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3 Financial Lessons I Learned From Surviving A Hurricane - Forbes

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Growing up in New Orleans, I grew accustomed to hurricane evacuation trips. While in grade school, I can recall countless times we evacuated for a hurricane for a few days before returning to our homes safe and sound.

Therefore as a young adult and a new homeowner, I felt prepared for a typical evacuation trip before Hurricane Katrina’s landfall in 2005. I grabbed a few items, cleaned my home, and packed three days’ worth of clothing to head east to Atlanta.

As my family and I traveled through bumper to bumper traffic as others attempted to escape the wrath of Katrina, a trip that would typically take about seven hours took more than 16. As we arrived in Atlanta, we knew this time would not be a regular evacuation trip, and we would be away from home for quite some time.

My family and I glued our eyes to the news to determine the fate of our city. We witnessed on live TV the winds, flooding, and damage to our homes.

Not long into my stay in Atlanta, I realized I lost my home, car, and all of my personal belongings to Hurricane Katrina. I quickly realized my life would no longer be the same.

I can say without a doubt this was one of those life-changing moments I don’t wish on anyone, it also taught me how to prepare for Hurricane Ida and any other storm that may come my way.

Here are a few financial lessons I learned from surviving a hurricane (or two).

Pay Yourself First

I often like to say no one deserves your money better than you do. For this reason, you should pay yourself first. Why? Because it is not a matter of if an emergency can happen, it is when. You have to put some money aside for an emergency.

Just like any emergency, an unplanned evacuation trip is costly. From lodging, to meals, travel expenses, and other personal costs, personal expenses can pile up. During my recent evacuation trip for Hurricane Ida, I spent a good bit of cash on expenses in just a week.

And while in most cases your insurance company may pay for your additional living expenses, getting your money may take some time. Many insurance companies may require you to pay out of pocket and seek reimbursement later.

A survey conducted by YouGov for Forbes Advisor found that prior to the pandemic, 60% of Americans did not have money saved for emergencies. And while saving may be challenging, if you are in a position to put money aside, do so.

If you have trouble saving for an emergency, consider saving a small amount from each paycheck automatically. Putting your savings on autopilot can increase your emergency fund with little to no effort on your part.

Read more: How to Prepare For the Next Hurricane

Have the “Financial Talk” with Family and Friends

During the aftermath of Hurricane Katrina, my father suffered a major stroke. He remained in the hospital for more than 30 days with limited mobility and speech. It was a time when my family and I were still displaced from our homes But I also needed to take care of his financial responsibilities.

However, there was one problem: I had no clue where to start.

Since my father lived independently, there was never a need to discuss his financial activities. While I knew about my dad’s will, life insurance, and some of his final wishes, I had no clue about his day-to-day finances, such as his current mortgage, bills, and active health insurance policies.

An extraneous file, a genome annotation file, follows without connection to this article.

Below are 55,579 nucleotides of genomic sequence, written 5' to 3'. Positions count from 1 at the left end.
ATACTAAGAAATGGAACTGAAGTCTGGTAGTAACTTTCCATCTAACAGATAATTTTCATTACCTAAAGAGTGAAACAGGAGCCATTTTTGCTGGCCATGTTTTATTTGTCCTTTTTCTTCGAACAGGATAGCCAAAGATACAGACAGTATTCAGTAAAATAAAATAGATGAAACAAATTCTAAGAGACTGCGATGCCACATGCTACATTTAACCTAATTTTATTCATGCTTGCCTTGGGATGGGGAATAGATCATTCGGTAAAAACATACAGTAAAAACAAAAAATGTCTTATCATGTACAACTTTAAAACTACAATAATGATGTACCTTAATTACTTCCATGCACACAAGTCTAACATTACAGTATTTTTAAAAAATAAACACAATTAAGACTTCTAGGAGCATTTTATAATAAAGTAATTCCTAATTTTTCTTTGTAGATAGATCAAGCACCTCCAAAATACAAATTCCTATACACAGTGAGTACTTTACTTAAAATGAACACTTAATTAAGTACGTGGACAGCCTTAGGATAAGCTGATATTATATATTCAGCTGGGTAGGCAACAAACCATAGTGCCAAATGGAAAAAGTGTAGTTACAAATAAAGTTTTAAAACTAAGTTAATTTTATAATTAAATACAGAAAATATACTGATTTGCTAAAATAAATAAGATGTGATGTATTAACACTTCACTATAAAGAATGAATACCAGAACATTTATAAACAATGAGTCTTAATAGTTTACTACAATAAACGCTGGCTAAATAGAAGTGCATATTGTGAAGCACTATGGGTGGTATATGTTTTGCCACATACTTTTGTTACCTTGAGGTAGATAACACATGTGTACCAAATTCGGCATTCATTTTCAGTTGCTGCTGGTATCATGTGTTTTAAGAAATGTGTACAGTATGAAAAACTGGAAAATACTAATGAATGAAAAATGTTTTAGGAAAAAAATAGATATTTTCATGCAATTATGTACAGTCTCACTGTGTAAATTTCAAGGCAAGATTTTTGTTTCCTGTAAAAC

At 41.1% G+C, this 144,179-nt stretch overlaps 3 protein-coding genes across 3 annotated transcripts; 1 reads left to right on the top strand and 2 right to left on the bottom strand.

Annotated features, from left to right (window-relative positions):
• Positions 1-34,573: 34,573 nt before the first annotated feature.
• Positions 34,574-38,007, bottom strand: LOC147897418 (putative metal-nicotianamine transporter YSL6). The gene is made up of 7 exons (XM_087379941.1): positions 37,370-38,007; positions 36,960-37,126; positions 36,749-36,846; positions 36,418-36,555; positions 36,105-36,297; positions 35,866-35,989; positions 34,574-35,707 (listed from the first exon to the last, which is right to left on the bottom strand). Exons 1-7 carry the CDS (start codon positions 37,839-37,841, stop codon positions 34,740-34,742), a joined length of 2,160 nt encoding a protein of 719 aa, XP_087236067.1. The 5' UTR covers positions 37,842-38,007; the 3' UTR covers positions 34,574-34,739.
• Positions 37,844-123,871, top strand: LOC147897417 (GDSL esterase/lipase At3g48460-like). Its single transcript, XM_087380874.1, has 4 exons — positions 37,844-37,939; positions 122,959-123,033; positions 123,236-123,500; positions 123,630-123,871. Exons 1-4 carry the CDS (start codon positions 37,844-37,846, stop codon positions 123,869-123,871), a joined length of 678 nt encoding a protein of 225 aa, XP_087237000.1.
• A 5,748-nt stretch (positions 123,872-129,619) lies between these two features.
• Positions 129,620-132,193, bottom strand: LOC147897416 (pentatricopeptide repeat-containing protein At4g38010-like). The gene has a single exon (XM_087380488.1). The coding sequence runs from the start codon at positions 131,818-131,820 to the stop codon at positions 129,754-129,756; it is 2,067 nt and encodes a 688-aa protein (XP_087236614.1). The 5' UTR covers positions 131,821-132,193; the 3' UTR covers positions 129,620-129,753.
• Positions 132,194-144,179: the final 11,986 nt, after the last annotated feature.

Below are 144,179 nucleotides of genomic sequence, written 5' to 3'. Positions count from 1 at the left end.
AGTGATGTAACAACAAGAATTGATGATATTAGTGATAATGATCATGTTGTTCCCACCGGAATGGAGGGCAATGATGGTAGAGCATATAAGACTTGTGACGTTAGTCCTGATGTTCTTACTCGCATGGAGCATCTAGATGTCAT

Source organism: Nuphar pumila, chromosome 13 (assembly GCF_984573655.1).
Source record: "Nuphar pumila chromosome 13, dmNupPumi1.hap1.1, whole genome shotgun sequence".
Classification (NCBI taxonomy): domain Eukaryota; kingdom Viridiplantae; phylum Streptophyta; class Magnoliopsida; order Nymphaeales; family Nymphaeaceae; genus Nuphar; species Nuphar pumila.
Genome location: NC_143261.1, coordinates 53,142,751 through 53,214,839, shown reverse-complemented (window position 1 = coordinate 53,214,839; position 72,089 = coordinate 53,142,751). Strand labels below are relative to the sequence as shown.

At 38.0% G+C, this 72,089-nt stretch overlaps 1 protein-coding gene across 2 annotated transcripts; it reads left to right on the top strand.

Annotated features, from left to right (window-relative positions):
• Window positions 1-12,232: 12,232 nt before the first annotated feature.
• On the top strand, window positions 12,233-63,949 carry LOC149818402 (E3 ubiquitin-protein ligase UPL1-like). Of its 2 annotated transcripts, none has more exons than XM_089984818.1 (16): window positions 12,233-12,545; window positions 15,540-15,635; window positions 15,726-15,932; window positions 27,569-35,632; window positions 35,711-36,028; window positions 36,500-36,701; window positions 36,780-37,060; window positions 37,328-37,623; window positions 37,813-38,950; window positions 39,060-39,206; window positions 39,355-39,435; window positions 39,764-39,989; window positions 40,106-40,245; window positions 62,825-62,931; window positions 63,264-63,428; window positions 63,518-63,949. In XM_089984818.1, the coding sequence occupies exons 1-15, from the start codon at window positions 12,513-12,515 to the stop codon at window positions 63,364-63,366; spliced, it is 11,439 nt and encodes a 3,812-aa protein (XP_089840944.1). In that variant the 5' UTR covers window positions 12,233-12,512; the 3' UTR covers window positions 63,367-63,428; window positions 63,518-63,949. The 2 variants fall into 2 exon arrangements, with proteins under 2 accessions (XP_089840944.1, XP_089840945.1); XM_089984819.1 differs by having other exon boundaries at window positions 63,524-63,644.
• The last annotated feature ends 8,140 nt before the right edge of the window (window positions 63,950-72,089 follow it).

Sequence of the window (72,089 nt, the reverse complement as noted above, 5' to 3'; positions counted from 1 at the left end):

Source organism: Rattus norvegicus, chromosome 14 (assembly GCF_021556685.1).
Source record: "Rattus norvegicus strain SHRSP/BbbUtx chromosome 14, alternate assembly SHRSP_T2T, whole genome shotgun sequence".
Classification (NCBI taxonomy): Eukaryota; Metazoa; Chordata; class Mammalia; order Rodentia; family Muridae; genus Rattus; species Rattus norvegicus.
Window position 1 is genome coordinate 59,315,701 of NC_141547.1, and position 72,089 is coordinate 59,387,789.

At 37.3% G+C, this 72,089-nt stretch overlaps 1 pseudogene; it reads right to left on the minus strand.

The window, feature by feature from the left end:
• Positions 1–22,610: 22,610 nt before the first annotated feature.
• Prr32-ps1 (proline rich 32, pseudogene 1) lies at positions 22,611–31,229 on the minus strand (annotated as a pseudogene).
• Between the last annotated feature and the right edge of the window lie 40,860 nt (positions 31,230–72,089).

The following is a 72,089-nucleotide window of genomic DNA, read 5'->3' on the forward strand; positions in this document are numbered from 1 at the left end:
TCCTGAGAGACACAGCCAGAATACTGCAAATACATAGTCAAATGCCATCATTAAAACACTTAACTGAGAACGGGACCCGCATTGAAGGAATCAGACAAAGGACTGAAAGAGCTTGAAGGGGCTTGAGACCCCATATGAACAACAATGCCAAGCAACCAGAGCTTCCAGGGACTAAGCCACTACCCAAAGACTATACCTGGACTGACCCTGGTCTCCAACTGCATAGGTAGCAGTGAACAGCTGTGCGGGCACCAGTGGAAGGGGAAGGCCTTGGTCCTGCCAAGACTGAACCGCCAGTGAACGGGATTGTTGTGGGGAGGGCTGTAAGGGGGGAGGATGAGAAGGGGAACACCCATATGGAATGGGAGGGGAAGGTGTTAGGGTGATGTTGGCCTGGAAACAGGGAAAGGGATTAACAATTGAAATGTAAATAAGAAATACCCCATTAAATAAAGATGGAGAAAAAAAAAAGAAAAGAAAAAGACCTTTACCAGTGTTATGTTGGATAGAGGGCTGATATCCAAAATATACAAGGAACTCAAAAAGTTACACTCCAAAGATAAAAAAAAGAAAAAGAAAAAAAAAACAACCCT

So there I was in the hospital asking some of the following questions:

  • Dad, who holds your mortgage?
  • What bills require payment this month?
  • What is the name of your insurance company?

And while I was able to obtain the information required to assist with his financial obligations in the hospital, I realized the importance of getting this information before an emergency. Making time to have financial discussions is crucial for family members, especially for those who live independently.

Read more: How to Prepare Your Personal Finances for a Hurricane

Create a “Grab and Go” Financial System

The most valuable financial lesson I learned is to have your financial documents in order and ready to grab and go.

After Hurricane Katrina, I created a financial disaster checklist including important passwords, financial accounts, and insurance policy numbers needed for evacuation. My “grab and go” financial system includes copies of insurance declaration pages and policies, my will, birth certificate, titles, deeds, and other pertinent documents.

As I evacuated for Hurricane Ida, having  information on hand made it relatively easy to file an insurance claim and obtain any needed resources.

Here is a listing of items you should have on hand long before disaster strikes:

  • Birth certificates
  • Passports
  • Social Security, driver’s license, and other identification cards
  • Debit and credit cards
  • Vaccination records
  • Degrees, transcripts, and resumes
  • Tax records
  • Titles and deeds
  • Insurance policies and photographs of personal property
  • Wills, power of attorney documents

Read more: Taxpayers Affected By Hurricane Ida Will Get Automatic Relief 

More importantly, you have to assess your financial situation and determine what is best for you and your family. I learned that keeping your finances in order, saving as much as possible, and having a discussion with family members are just some practical ways to help you navigate through a storm.